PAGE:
Bhuvan Pathak, University of Arkansas, Fayetteville, AR. In Vitro Cellular and Developmental Biology, 54:S29, 2018
2018 JOHN S. SONG AWARD
Engineering the Mammalian Caspase to Develop a Novel Selection System for Paclitaxel-accumulating Cells in Taxus Plant Cell Culture
Although plant metabolites are important compounds, especially as pharmaceuticals, they are often a challenge to synthesize chemically at a large scale due to their complexity. Plant cell culture (PCC) is an alternative platform to produce natural products. Compounds can be synthesized using their native biosynthetic pathways without dedicating the time and space required for whole plants, and metabolic engineering techniques can be employed to improve yields. An example is the production of paclitaxel (Taxol®), a potent anticancer agent, in Taxus PCC. Despite industrial success, Taxus PCC is highly limited by heterogeneity across and within cultures, leading to batch-to-batch variation. We aim to generate a more homogeneous culture of paclitaxel-accumulating Taxus cells through eliminating metabolically inferior cells. The mammalian caspase, an apoptosis-inducing protease, has an allosteric binding site, which when bound by a small molecule inhibits activity. By engineering this allosteric site to bind paclitaxel and expressing our engineered caspase in Taxus, we will create a selection system for Taxus PCC. If a cell accumulates paclitaxel, it will bind the allosteric site rendering the caspase inactive; however, if a cell lacks paclitaxel, the active caspase will lead to cell death. Our work to date focuses on (1) identifying which mammalian caspase most efficiently induces plant cell death, (2) engineering the caspase allosteric site to bind paclitaxel, and (3) determining the intracellular location of paclitaxel to appropriately direct the engineered caspase. This poster will highlight methods development and progress in each area, when combined will allow for the selection of paclitaxel-accumulating cells within Taxus PCC and creation of a novel framework to increase metabolite production in PCC.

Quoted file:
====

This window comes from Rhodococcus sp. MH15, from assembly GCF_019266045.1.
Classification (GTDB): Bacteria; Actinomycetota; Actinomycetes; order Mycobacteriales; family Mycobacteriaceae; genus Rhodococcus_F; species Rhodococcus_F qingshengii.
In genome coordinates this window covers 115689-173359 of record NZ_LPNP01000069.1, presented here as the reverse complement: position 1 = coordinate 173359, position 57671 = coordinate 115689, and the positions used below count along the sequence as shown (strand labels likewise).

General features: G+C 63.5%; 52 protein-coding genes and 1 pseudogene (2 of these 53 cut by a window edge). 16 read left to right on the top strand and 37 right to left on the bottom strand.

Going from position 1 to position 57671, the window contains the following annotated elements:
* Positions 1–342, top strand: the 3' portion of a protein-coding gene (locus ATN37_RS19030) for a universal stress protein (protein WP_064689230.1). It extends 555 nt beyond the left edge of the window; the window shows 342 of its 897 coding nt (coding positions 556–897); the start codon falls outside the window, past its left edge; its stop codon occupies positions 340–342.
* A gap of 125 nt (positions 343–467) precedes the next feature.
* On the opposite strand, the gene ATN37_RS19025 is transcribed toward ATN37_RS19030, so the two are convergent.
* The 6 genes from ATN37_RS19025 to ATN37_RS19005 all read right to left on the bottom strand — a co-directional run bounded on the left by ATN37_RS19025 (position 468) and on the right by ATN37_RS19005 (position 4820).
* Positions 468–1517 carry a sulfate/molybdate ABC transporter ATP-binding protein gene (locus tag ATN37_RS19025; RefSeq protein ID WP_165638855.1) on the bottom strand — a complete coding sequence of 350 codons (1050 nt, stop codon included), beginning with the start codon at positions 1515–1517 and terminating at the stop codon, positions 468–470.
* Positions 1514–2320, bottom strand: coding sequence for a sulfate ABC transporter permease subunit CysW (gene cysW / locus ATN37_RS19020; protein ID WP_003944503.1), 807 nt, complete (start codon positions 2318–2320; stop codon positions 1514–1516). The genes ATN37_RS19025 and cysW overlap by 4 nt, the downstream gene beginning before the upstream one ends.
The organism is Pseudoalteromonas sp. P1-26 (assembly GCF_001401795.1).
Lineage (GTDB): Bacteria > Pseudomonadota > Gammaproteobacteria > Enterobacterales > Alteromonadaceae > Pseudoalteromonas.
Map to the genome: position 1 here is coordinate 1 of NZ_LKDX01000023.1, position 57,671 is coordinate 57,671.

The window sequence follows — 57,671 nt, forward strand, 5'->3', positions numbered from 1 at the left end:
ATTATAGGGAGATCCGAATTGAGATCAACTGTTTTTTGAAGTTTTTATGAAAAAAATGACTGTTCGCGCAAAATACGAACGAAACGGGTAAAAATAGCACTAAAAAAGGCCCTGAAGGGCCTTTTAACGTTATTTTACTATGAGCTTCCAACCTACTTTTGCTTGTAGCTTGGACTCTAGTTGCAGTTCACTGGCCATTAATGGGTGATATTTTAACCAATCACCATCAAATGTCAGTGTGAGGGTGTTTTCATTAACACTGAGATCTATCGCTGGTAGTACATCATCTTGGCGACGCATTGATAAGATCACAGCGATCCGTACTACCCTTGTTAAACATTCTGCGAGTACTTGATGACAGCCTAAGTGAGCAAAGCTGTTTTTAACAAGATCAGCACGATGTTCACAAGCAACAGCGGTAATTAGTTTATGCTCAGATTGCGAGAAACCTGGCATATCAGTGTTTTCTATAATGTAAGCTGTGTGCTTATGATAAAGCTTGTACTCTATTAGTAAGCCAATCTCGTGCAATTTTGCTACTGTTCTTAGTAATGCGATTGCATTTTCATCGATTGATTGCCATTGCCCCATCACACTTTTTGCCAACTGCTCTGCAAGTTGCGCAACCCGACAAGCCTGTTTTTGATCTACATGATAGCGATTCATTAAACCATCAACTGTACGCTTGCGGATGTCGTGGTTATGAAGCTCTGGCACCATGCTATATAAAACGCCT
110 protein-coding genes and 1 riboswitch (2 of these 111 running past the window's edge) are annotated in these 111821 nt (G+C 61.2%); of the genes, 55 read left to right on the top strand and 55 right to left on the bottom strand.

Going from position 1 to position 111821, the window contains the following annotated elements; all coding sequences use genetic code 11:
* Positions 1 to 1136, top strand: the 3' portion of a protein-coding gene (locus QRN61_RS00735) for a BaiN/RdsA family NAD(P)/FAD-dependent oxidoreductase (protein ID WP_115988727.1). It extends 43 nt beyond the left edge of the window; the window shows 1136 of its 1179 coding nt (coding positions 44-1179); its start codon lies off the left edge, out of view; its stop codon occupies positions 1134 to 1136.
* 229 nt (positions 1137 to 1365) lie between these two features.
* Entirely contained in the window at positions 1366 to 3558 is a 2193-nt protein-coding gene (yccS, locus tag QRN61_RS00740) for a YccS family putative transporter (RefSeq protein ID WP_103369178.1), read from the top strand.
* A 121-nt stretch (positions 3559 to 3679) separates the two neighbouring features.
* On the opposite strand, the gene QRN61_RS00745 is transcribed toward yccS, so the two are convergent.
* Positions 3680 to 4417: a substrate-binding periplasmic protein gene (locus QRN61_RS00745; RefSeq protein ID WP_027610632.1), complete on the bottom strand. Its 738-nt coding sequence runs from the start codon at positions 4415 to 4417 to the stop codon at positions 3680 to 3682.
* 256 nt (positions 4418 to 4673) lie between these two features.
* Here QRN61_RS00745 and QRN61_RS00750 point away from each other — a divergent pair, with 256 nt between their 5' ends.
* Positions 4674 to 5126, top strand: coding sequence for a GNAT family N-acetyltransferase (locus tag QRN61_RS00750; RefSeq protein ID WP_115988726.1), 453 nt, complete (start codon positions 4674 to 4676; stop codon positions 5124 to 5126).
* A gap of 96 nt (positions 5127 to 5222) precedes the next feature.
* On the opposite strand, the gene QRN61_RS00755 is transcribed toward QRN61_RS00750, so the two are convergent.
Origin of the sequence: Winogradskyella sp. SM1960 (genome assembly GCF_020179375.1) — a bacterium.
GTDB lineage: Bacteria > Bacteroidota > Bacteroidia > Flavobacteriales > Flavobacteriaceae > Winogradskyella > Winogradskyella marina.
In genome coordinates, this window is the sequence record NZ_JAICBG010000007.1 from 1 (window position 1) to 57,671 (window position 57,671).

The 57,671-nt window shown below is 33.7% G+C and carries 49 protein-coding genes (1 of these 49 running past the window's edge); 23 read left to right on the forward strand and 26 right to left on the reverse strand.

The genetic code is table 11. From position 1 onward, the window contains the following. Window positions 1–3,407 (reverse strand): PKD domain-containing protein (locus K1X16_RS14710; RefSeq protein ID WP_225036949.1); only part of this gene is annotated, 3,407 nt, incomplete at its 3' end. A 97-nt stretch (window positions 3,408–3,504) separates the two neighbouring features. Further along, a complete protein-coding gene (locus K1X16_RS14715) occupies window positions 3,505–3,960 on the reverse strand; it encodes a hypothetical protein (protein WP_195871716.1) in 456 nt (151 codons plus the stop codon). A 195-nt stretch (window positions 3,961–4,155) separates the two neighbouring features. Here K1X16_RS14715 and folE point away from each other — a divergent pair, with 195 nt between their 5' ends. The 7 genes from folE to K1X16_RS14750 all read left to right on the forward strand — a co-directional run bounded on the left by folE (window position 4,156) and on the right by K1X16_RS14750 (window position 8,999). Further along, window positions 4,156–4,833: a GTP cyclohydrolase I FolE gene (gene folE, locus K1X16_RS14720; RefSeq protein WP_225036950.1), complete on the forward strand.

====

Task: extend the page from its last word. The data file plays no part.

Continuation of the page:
Michelle Casserly McKee, Worcester Polytechnic Institute, Worcester, MA. In Vitro Cellular and Developmental Biology, 54:S42-43, 2018
2018 CELLULAR TOXICOLOGY AWARD
Recombinant Production and Bioactivity of Catfish Interleukin-22 as a Natural Immune Stimulant for Improved Aquaculture Fish Health
As the world population increases and wild caught fisheries decline, aquaculture offers an important sustainable solution in addressing this global challenge. In fact, aquaculture now provides more than half the world’s food fish. With this rapid rise in production, has come the problem of disease management. Current options are limited, and there is a need for innovative solutions. The cytokine interleukin-22 (IL-22) has emerged as a possible therapeutic target for fish and has been correlated with protection under pathogen challenge. Plant-based production systems have the potential to effectively manufacture and bring unique efficacy-enhancing features to increase the utility and value of recombinant therapeutics. Plant bioproduction offers advantages of low cost for commodity markets like aquaculture, is readily scalable, and is environmentally friendly. This project focuses on producing catfish IL-22 (cfIL-22) as a classic warm-water model. Recombinant cfIL-22 was expressed using the Agro-mediated transient tobacco production system and purified for establishing the functional activity of this potential therapeutant to trigger the fish’s immune system. As IL-22 is known to induce production of natural antimicrobials and tissue repair proteins in mammals, it may provide an alternative to antibiotics or a disease preventative at critical stages in aquaculture production. To confirm analogous activity of cfIL-22, in vitro bioassays using a channel catfish ovary cultured cell line were established that confirmed cfIL-22’s ability to increase both cell proliferation and gene expression of select antimicrobial peptide and tissue repair markers. In addition ongoing efforts to produce and test the activity of this recombinant protein on primary gill cells will be presented.
Lana Elkins, Arkansas State University, Jonesboro, AR. In Vitro Cellular and Developmental Biology, 54:S25-26, 2018